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  22. Monika Kirloskar-Steinbach, Geeta Ramana & James Maffie (2014). Introducing Confluence. Confluence: Online Journal of World Philosophies 1 (1):7-63.
    In the following thematic introduction, we seek to situate Confluence within the field of comparative philosophy and substantiate why we deem a new publication necessary. For this purpose, we reconstruct the salient stages in the development of comparative philosophy in Part I, and then proceed to expound the rationale underlying Confluence in Part II. Our reconstruction of these stages pursues an exploratory rather than a documentary approach.
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  23. Dominic McIver Lopes & Andrea Naomi Walsh (2009). Objects of Appropriation. In James O. Young & Conrad Brunk (eds.), The Ethics of Cultural Appropriation. Wiley
  24. Encarnación López Rojas (2002). Lo virtual en la filosofía de la cultura en Ortega y miradas del presente. El Basilisco: Revista de Filosofía, Ciencias Humanas, Teoría de la Ciencia y de la Cultura 32:47-50.
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  25. Miroslav Marcelli (2011). Two Cultures. Human Affairs 21 (2):108-118.
    This paper begins by considering the specific position of philosophy on culture: philosophy is part of culture as well as being a reflection of the whole complex. Thus, culture finds in philosophy its own meta-cultural account. One of the results achieved by this philosophical approach might be the diagnosis of the cultural split and the symptoms of anthropological regress. On the other hand, the example of Michel de Certeau’s work shows us that from this point of view it is possible (...)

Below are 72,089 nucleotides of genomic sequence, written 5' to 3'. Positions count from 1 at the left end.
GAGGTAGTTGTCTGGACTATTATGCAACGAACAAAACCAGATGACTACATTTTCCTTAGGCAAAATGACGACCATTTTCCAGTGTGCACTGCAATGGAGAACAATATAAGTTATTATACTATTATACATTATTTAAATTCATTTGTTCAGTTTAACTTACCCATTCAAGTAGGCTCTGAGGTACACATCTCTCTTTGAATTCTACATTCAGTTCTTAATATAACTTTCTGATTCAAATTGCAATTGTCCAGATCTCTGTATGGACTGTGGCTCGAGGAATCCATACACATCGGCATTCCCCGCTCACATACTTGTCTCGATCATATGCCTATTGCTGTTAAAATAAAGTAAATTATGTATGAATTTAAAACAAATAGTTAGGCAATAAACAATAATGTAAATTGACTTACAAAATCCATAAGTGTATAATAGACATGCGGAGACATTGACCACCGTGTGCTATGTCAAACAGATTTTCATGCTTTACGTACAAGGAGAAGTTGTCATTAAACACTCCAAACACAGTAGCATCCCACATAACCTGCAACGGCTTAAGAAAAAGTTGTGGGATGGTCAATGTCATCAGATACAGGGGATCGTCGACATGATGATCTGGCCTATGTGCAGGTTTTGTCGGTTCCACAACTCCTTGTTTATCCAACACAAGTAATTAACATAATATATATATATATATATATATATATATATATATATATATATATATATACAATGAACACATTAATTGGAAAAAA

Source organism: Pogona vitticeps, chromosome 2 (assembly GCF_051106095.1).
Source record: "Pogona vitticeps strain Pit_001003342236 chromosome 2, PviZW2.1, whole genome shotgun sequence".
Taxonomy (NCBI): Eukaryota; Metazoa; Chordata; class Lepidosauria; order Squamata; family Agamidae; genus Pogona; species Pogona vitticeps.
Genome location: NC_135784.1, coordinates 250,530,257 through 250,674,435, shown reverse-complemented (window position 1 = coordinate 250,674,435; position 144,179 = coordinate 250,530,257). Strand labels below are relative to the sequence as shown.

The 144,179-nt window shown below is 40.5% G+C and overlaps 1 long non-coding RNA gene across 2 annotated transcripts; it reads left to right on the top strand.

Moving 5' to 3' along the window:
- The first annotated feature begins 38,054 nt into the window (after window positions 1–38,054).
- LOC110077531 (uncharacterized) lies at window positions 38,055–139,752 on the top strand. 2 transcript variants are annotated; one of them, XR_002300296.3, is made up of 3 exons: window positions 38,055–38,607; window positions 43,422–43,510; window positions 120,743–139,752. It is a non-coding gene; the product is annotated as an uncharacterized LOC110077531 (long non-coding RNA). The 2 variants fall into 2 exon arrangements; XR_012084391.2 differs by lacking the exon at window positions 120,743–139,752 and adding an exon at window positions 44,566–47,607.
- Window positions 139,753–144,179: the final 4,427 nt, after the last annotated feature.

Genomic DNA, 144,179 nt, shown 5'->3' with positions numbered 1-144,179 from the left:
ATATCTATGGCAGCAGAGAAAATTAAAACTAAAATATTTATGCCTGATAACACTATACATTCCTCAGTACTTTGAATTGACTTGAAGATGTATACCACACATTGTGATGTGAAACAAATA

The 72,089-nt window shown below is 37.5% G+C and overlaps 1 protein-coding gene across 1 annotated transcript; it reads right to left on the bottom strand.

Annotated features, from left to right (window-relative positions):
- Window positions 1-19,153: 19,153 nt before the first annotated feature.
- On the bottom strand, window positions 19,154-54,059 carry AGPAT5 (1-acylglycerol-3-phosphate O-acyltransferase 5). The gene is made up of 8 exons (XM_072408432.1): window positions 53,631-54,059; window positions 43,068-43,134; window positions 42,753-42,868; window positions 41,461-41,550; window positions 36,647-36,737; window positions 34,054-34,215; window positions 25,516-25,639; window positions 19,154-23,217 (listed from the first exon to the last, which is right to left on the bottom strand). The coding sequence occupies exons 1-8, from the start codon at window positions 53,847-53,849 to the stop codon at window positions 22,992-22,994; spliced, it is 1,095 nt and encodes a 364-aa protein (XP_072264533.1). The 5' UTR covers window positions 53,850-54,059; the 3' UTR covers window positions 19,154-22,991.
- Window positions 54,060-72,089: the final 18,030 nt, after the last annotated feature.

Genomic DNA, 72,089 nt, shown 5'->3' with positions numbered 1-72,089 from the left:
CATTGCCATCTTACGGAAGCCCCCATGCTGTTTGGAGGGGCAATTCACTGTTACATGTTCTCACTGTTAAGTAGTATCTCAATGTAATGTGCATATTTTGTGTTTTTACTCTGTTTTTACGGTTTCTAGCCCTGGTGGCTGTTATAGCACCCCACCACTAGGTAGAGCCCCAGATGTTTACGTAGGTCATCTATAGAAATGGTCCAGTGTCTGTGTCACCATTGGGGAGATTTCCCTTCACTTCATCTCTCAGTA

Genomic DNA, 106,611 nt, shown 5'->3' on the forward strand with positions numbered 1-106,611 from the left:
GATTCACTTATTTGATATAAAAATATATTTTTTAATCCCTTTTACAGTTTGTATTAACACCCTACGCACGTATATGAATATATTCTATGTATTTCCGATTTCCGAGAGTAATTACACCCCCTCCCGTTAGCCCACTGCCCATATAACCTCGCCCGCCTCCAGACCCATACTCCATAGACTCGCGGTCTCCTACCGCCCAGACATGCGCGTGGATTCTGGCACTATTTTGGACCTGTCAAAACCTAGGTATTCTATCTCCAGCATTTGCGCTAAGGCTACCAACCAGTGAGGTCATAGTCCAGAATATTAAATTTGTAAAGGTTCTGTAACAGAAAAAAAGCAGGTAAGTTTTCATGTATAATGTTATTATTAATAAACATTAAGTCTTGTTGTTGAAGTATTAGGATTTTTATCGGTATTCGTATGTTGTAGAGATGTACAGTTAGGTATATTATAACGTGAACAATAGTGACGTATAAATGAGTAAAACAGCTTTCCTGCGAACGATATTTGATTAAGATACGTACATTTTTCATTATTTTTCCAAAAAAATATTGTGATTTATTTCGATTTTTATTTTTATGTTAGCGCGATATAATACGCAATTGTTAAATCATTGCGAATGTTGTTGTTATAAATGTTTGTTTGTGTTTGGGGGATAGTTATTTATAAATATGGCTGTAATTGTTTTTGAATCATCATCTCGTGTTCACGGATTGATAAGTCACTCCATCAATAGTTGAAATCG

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  26. Jennifer Marra (2015). Humor as a Symbolic Form: Cassirer and the Culture of Comedy. In Sebastian Luft & J. Tyler Friedman (eds.), The Philosophy of Ernst Cassirer: A Novel Assessment. De Gruyter 419-434.
  27. Masahiro Morioka (2004). Cross-Cultural Approaches to the Philosophy of Life in the Contemporary World. In Margaret Sleeboom (ed.), Genomics in Asia: A Clash of Bioethical Interests? Kegan Paul 179-199.
    1) In the bioethics literature, there are many examples of the East/West dichotomy and its variations, but this is the trap we sometimes falls into when discussing the cultural dimensions of bioethics. (...) One of the biggest problems with this kind of dichotomy is that it ignores a variety of values, ideas, and movements inside a culture or an area. (...) The East/West dichotomy oversimplifies this internal variation and neglects the common cultural heritage that many people share in various areas (...)
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  28. Ashwani Kumar Peetush (2003). Kymlicka, Multiculturalism, and Non-Western Nations: The Problem with Liberalism. Public Affairs Quarterly 17 (4):291-318.
  29. Thomas M. Powers & Paul Kamolnick (eds.) (1999). From Kant to Weber: Freedom and Culture in Classical German Social Theory. Krieger.
    This collection of essays came from an NEH Summer Seminar in 1995 at the University of Chicago.
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  30. Eduardo Rivera-López (1995). Kommunitaristische Paradoxe. Analyse & Kritik 17 (2):149-166.
    Two basic kinds of communitarians are discriminated. Weak communitarians reject only the liberal metaethical theses that I call universalism and neutralism, but endorse liberal norms and institutions at the normative level. Strong communitarians condemn liberalism at both levels: they reject not only universalism and neutralism, but also substantive liberal norms defending communitarian values. This article intends to show certain internal paradoxes of these two versions of communitarianism.